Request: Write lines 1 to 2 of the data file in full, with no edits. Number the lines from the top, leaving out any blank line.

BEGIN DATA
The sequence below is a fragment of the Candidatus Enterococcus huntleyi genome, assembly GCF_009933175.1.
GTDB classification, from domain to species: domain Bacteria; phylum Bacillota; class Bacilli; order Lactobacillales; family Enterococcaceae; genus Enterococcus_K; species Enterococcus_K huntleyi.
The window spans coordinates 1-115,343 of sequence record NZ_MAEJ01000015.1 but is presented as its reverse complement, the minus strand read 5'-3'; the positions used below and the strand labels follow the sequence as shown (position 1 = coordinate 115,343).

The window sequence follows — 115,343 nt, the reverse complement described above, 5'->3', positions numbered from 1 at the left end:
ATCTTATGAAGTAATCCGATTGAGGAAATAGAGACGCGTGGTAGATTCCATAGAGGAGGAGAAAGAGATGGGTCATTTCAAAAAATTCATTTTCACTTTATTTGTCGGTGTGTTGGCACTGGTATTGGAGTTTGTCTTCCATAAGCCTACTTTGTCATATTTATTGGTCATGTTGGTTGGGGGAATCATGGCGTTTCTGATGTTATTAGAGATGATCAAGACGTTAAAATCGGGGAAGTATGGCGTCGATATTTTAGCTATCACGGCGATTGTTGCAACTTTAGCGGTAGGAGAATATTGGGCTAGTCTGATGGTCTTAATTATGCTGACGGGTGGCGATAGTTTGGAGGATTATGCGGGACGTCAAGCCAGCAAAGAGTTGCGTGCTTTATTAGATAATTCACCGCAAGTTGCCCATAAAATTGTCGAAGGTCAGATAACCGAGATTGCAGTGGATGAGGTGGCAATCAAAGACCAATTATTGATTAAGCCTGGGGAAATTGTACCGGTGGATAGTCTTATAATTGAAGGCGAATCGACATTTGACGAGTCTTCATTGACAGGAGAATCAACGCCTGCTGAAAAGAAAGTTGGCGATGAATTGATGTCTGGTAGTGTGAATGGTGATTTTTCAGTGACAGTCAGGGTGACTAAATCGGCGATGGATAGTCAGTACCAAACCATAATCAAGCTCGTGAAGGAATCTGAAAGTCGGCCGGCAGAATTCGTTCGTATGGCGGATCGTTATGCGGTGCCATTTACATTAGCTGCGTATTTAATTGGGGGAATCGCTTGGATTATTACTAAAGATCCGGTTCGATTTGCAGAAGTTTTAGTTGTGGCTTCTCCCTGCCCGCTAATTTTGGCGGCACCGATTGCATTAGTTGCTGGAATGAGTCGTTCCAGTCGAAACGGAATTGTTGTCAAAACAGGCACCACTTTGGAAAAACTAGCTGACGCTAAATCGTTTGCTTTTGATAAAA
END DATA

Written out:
The sequence below is a fragment of the Candidatus Enterococcus huntleyi genome, assembly GCF_009933175.1.
GTDB classification, from domain to species: domain Bacteria; phylum Bacillota; class Bacilli; order Lactobacillales; family Enterococcaceae; genus Enterococcus_K; species Enterococcus_K huntleyi.